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Reviewer meets Reviewed: Burgundy: The Global Story of Terroir

June 16 2022 @ 4:00 pm - 6:00 pm


Thursday 16 June 2022 at 4.00-6.00pm (BST)

You can register for the Zoom event here: 


Burgundy: The Global Story of Terroir


The Royal Anthropological Institute is pleased to present ‘Reviewer meets Reviewed’, a discussion between author Prof Marion Demossier (University of Southampton) and reviewer Prof Rachel E Black (Connecticut College), chaired by Prof Deborah Reed-Danahay (University of Buffalo).

Drawing on more than twenty years of fieldwork, this book explores the professional, social, and cultural world of Burgundy wines, the role of terroir, and its transnational deployment in China, Japan, South Korea, and New Zealand. It demystifies the terroir ideology by providing a unique long-term ethnographic analysis of what lies behind the concept. While the Burgundian model of terroir has gone global by acquiring UNESCO world heritage status, its very legitimacy is now being challenged amongst the vineyards where it first took root.


The book is published by Berghahn Books, who are kindly offering a discount to webinar attendees (discount code to be shared in the event).
More info here: https://www.berghahnbooks.com/title/DemossierBurgundy 



The review

Journal of the Royal Anthropological Institute, vol. 27, issue 3, September 2021, pp.709-710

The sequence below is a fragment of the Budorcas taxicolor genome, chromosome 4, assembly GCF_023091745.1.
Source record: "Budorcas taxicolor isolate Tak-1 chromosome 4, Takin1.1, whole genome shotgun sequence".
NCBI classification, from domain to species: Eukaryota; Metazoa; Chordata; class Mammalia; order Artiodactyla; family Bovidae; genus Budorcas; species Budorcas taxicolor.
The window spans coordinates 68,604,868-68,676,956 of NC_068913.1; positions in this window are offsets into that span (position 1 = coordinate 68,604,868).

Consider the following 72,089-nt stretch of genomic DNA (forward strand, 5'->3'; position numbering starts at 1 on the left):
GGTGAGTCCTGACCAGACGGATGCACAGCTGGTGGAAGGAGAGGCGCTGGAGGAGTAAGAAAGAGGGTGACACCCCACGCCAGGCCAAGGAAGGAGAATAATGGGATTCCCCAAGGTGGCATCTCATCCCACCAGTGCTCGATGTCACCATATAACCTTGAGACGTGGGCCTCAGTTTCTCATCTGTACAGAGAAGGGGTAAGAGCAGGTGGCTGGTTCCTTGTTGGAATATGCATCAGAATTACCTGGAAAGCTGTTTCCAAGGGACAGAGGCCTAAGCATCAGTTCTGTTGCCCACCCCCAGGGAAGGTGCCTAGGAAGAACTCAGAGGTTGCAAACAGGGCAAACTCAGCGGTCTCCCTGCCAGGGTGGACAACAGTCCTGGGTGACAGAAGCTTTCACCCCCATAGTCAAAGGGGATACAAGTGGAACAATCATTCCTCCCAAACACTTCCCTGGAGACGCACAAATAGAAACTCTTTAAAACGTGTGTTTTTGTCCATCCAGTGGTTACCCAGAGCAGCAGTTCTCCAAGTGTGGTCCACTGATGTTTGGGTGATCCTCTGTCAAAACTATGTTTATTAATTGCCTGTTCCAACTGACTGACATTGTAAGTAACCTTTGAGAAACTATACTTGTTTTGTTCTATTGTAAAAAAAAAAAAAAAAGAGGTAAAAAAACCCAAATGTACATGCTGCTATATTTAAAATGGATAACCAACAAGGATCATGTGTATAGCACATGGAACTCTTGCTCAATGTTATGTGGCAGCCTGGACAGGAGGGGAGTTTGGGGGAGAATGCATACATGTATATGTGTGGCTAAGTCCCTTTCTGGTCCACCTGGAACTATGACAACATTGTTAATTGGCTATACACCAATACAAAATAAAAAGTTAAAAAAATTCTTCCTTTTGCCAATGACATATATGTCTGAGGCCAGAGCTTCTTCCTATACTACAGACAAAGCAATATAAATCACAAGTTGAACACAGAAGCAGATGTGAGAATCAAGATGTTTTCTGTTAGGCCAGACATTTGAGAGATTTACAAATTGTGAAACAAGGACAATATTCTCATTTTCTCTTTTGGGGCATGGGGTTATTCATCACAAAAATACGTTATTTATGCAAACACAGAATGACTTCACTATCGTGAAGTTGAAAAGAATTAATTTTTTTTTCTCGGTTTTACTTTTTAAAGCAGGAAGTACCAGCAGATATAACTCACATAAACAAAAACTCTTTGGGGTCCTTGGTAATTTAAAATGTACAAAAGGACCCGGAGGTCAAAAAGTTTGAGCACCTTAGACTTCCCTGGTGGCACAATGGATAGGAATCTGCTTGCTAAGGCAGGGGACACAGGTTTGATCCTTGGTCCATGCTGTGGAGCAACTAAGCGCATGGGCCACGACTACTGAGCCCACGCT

Rachel Black


The complex world of Burgundy wine offers a fascinating case study of how local and global actors concurrently construct place and taste. The addition of the climats de Bourgogne to the UNESCO World Heritage List in 2015 enabled Marion Demossier to build upon her previous research on the wine-growing culture in one of the world’s most celebrated wine-producing regions. Demossier illustrates how the UNESCO bid further pushed local actors to rearticulate their narratives about place and taste to fit with a changing global wine story. A native of Burgundy, she draws on over twenty years of research in the area to delve into the most recent cultural and economic changes that have shaped the wine region.

Burgundy shows its readers the ways in which wine is ‘good to think’, demonstrating that as French wine has become a cultural heritage good, the discourses surrounding wine further define local identities and cultures in an attempt to create value through the construction of authenticity and irreproducibility. The author shows how these complex dynamics have changed over time and that an intensification has occurred with the expansion of the high-end global wine trade. Through this case study, Demossier aims to show how wine and the example of Burgundy can deepen our understanding of the contemporary world. She also builds on the literature of taste of place and terroir to contextualize notions of terroir in a global economic context, exploring in particular the far-reaching economic implications of heritagization.